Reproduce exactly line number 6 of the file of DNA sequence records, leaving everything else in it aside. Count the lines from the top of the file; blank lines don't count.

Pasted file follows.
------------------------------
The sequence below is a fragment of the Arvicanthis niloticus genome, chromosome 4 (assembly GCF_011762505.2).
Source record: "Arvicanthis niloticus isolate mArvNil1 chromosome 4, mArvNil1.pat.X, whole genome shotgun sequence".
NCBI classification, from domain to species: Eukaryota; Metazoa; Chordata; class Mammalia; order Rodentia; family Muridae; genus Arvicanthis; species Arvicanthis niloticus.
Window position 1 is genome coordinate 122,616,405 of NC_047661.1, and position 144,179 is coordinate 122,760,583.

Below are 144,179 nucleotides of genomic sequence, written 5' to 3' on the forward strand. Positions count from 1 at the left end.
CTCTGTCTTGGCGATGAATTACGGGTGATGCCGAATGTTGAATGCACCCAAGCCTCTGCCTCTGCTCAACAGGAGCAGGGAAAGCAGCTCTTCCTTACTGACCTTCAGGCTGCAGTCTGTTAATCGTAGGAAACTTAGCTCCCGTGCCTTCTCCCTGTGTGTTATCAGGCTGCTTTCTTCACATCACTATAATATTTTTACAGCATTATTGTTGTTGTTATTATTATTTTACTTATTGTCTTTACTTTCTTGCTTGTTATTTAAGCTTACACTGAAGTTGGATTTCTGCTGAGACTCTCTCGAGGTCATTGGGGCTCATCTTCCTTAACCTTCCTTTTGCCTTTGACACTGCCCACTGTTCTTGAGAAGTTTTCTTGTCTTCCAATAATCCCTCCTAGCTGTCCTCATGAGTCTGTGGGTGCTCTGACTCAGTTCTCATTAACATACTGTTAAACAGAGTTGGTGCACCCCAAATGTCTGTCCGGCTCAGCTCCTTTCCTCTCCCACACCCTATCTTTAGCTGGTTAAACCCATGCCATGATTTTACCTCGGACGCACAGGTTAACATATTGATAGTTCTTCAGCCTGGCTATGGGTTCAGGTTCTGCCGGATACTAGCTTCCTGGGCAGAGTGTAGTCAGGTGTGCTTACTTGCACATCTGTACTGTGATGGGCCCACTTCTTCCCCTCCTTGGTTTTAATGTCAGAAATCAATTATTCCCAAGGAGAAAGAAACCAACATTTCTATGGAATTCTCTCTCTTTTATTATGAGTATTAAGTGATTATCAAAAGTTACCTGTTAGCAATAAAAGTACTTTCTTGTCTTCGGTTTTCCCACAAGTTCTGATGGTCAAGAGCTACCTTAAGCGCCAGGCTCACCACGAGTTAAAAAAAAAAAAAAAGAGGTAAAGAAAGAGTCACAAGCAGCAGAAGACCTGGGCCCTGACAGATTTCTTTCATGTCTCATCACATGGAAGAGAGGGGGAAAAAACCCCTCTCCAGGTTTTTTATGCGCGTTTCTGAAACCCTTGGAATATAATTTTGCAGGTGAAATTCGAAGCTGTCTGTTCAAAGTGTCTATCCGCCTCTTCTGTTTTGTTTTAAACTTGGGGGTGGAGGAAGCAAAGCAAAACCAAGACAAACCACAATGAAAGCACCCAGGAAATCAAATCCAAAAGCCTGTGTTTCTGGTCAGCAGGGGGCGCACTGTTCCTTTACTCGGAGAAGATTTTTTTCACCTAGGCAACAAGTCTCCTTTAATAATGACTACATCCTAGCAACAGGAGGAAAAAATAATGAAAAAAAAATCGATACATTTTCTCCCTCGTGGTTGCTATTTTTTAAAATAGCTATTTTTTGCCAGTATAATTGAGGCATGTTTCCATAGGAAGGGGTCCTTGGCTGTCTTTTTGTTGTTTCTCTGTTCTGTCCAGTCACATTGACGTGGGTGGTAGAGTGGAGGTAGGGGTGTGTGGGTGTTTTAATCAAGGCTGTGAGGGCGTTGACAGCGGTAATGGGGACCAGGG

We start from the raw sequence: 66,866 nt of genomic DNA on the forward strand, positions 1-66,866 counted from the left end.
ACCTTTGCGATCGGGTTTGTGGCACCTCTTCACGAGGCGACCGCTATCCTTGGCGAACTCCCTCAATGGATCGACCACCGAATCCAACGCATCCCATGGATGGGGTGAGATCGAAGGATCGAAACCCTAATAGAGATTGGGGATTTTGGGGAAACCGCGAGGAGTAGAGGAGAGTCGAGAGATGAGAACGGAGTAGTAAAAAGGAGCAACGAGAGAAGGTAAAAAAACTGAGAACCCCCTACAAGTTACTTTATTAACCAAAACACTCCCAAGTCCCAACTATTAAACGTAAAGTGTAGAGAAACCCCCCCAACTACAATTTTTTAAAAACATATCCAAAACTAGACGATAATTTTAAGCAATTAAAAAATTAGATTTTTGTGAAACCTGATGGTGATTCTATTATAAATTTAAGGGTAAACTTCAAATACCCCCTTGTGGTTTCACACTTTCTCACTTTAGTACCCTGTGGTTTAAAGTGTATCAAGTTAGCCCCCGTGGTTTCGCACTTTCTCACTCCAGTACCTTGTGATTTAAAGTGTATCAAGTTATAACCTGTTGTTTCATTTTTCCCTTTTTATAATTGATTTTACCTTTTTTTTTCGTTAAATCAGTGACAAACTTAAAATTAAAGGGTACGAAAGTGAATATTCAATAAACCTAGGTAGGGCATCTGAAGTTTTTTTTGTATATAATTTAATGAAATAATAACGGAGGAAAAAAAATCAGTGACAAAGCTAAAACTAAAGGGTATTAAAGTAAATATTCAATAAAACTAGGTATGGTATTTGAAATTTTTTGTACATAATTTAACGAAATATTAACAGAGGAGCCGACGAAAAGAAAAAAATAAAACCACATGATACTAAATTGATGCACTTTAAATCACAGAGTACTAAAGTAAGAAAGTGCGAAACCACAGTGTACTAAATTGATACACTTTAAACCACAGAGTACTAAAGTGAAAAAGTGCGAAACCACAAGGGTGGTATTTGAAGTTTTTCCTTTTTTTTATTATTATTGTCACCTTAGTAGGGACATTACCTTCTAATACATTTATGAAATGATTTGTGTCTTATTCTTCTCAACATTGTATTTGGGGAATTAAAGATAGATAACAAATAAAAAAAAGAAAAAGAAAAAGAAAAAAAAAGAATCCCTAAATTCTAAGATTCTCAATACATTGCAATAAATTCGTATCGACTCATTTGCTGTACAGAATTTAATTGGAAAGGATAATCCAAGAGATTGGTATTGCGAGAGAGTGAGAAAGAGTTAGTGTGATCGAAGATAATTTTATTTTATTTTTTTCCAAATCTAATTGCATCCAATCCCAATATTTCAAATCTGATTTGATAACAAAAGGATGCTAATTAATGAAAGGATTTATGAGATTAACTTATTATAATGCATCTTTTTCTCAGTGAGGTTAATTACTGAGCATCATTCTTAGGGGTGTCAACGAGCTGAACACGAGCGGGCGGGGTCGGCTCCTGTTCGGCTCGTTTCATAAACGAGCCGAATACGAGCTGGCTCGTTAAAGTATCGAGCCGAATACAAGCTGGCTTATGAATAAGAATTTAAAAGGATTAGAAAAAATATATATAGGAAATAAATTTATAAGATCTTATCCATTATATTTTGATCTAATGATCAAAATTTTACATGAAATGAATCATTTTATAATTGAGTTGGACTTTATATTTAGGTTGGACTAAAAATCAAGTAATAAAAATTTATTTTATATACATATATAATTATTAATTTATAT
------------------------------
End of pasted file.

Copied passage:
CTCTGTCTTGGCGATGAATTACGGGTGATGCCGAATGTTGAATGCACCCAAGCCTCTGCCTCTGCTCAACAGGAGCAGGGAAAGCAGCTCTTCCTTACTGACCTTCAGGCTGCAGTCTGTTAATCGTAGGAAACTTAGCTCCCGTGCCTTCTCCCTGTGTGTTATCAGGCTGCTTTCTTCACATCACTATAATATTTTTACAGCATTATTGTTGTTGTTATTATTATTTTACTTATTGTCTTTACTTTCTTGCTTGTTATTTAAGCTTACACTGAAGTTGGATTTCTGCTGAGACTCTCTCGAGGTCATTGGGGCTCATCTTCCTTAACCTTCCTTTTGCCTTTGACACTGCCCACTGTTCTTGAGAAGTTTTCTTGTCTTCCAATAATCCCTCCTAGCTGTCCTCATGAGTCTGTGGGTGCTCTGACTCAGTTCTCATTAACATACTGTTAAACAGAGTTGGTGCACCCCAAATGTCTGTCCGGCTCAGCTCCTTTCCTCTCCCACACCCTATCTTTAGCTGGTTAAACCCATGCCATGATTTTACCTCGGACGCACAGGTTAACATATTGATAGTTCTTCAGCCTGGCTATGGGTTCAGGTTCTGCCGGATACTAGCTTCCTGGGCAGAGTGTAGTCAGGTGTGCTTACTTGCACATCTGTACTGTGATGGGCCCACTTCTTCCCCTCCTTGGTTTTAATGTCAGAAATCAATTATTCCCAAGGAGAAAGAAACCAACATTTCTATGGAATTCTCTCTCTTTTATTATGAGTATTAAGTGATTATCAAAAGTTACCTGTTAGCAATAAAAGTACTTTCTTGTCTTCGGTTTTCCCACAAGTTCTGATGGTCAAGAGCTACCTTAAGCGCCAGGCTCACCACGAGTTAAAAAAAAAAAAAAAGAGGTAAAGAAAGAGTCACAAGCAGCAGAAGACCTGGGCCCTGACAGATTTCTTTCATGTCTCATCACATGGAAGAGAGGGGGAAAAAACCCCTCTCCAGGTTTTTTATGCGCGTTTCTGAAACCCTTGGAATATAATTTTGCAGGTGAAATTCGAAGCTGTCTGTTCAAAGTGTCTATCCGCCTCTTCTGTTTTGTTTTAAACTTGGGGGTGGAGGAAGCAAAGCAAAACCAAGACAAACCACAATGAAAGCACCCAGGAAATCAAATCCAAAAGCCTGTGTTTCTGGTCAGCAGGGGGCGCACTGTTCCTTTACTCGGAGAAGATTTTTTTCACCTAGGCAACAAGTCTCCTTTAATAATGACTACATCCTAGCAACAGGAGGAAAAAATAATGAAAAAAAAATCGATACATTTTCTCCCTCGTGGTTGCTATTTTTTAAAATAGCTATTTTTTGCCAGTATAATTGAGGCATGTTTCCATAGGAAGGGGTCCTTGGCTGTCTTTTTGTTGTTTCTCTGTTCTGTCCAGTCACATTGACGTGGGTGGTAGAGTGGAGGTAGGGGTGTGTGGGTGTTTTAATCAAGGCTGTGAGGGCGTTGACAGCGGTAATGGGGACCAGGG